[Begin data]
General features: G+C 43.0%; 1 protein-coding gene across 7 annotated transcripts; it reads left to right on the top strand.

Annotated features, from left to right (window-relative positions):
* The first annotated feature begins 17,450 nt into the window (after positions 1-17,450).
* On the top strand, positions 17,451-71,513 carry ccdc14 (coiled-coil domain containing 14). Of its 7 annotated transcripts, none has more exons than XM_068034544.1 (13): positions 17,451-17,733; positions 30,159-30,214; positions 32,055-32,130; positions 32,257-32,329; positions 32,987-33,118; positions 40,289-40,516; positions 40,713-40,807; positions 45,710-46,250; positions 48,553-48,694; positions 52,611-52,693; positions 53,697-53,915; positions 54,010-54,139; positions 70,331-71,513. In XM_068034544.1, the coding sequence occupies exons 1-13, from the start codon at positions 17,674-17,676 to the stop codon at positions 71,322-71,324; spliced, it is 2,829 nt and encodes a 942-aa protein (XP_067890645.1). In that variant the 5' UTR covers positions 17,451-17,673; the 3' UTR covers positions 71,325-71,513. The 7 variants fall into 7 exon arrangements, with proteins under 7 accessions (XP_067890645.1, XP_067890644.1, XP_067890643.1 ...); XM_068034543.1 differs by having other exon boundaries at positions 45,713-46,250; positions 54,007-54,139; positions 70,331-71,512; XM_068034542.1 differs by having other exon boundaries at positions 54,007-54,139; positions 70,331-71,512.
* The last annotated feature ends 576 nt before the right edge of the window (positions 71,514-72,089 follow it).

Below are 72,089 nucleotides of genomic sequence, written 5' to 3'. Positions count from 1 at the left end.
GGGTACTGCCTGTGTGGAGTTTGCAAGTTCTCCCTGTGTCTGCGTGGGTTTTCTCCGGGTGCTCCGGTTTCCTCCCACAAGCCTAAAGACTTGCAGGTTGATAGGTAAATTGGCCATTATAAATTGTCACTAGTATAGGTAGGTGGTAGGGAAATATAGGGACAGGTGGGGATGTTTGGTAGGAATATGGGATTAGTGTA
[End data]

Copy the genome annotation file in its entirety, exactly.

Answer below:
General features: G+C 43.0%; 1 protein-coding gene across 7 annotated transcripts; it reads left to right on the top strand.

Annotated features, from left to right (window-relative positions):
* The first annotated feature begins 17,450 nt into the window (after positions 1-17,450).
* On the top strand, positions 17,451-71,513 carry ccdc14 (coiled-coil domain containing 14). Of its 7 annotated transcripts, none has more exons than XM_068034544.1 (13): positions 17,451-17,733; positions 30,159-30,214; positions 32,055-32,130; positions 32,257-32,329; positions 32,987-33,118; positions 40,289-40,516; positions 40,713-40,807; positions 45,710-46,250; positions 48,553-48,694; positions 52,611-52,693; positions 53,697-53,915; positions 54,010-54,139; positions 70,331-71,513. In XM_068034544.1, the coding sequence occupies exons 1-13, from the start codon at positions 17,674-17,676 to the stop codon at positions 71,322-71,324; spliced, it is 2,829 nt and encodes a 942-aa protein (XP_067890645.1). In that variant the 5' UTR covers positions 17,451-17,673; the 3' UTR covers positions 71,325-71,513. The 7 variants fall into 7 exon arrangements, with proteins under 7 accessions (XP_067890645.1, XP_067890644.1, XP_067890643.1 ...); XM_068034543.1 differs by having other exon boundaries at positions 45,713-46,250; positions 54,007-54,139; positions 70,331-71,512; XM_068034542.1 differs by having other exon boundaries at positions 54,007-54,139; positions 70,331-71,512.
* The last annotated feature ends 576 nt before the right edge of the window (positions 71,514-72,089 follow it).

Below are 72,089 nucleotides of genomic sequence, written 5' to 3'. Positions count from 1 at the left end.
GGGTACTGCCTGTGTGGAGTTTGCAAGTTCTCCCTGTGTCTGCGTGGGTTTTCTCCGGGTGCTCCGGTTTCCTCCCACAAGCCTAAAGACTTGCAGGTTGATAGGTAAATTGGCCATTATAAATTGTCACTAGTATAGGTAGGTGGTAGGGAAATATAGGGACAGGTGGGGATGTTTGGTAGGAATATGGGATTAGTGTA